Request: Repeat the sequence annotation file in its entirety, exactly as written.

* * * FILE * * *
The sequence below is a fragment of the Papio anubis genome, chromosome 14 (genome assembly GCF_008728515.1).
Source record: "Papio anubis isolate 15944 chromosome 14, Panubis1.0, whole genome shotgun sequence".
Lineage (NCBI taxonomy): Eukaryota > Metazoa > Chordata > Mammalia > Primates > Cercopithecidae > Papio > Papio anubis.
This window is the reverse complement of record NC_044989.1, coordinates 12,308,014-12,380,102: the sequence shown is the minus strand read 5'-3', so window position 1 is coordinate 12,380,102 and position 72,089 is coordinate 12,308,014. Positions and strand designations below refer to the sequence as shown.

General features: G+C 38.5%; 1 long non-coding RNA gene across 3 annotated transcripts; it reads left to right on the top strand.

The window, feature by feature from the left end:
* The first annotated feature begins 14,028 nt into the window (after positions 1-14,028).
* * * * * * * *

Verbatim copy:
The sequence below is a fragment of the Papio anubis genome, chromosome 14 (genome assembly GCF_008728515.1).
Source record: "Papio anubis isolate 15944 chromosome 14, Panubis1.0, whole genome shotgun sequence".
Lineage (NCBI taxonomy): Eukaryota > Metazoa > Chordata > Mammalia > Primates > Cercopithecidae > Papio > Papio anubis.
This window is the reverse complement of record NC_044989.1, coordinates 12,308,014-12,380,102: the sequence shown is the minus strand read 5'-3', so window position 1 is coordinate 12,380,102 and position 72,089 is coordinate 12,308,014. Positions and strand designations below refer to the sequence as shown.

General features: G+C 38.5%; 1 long non-coding RNA gene across 3 annotated transcripts; it reads left to right on the top strand.

The window, feature by feature from the left end:
* The first annotated feature begins 14,028 nt into the window (after positions 1-14,028).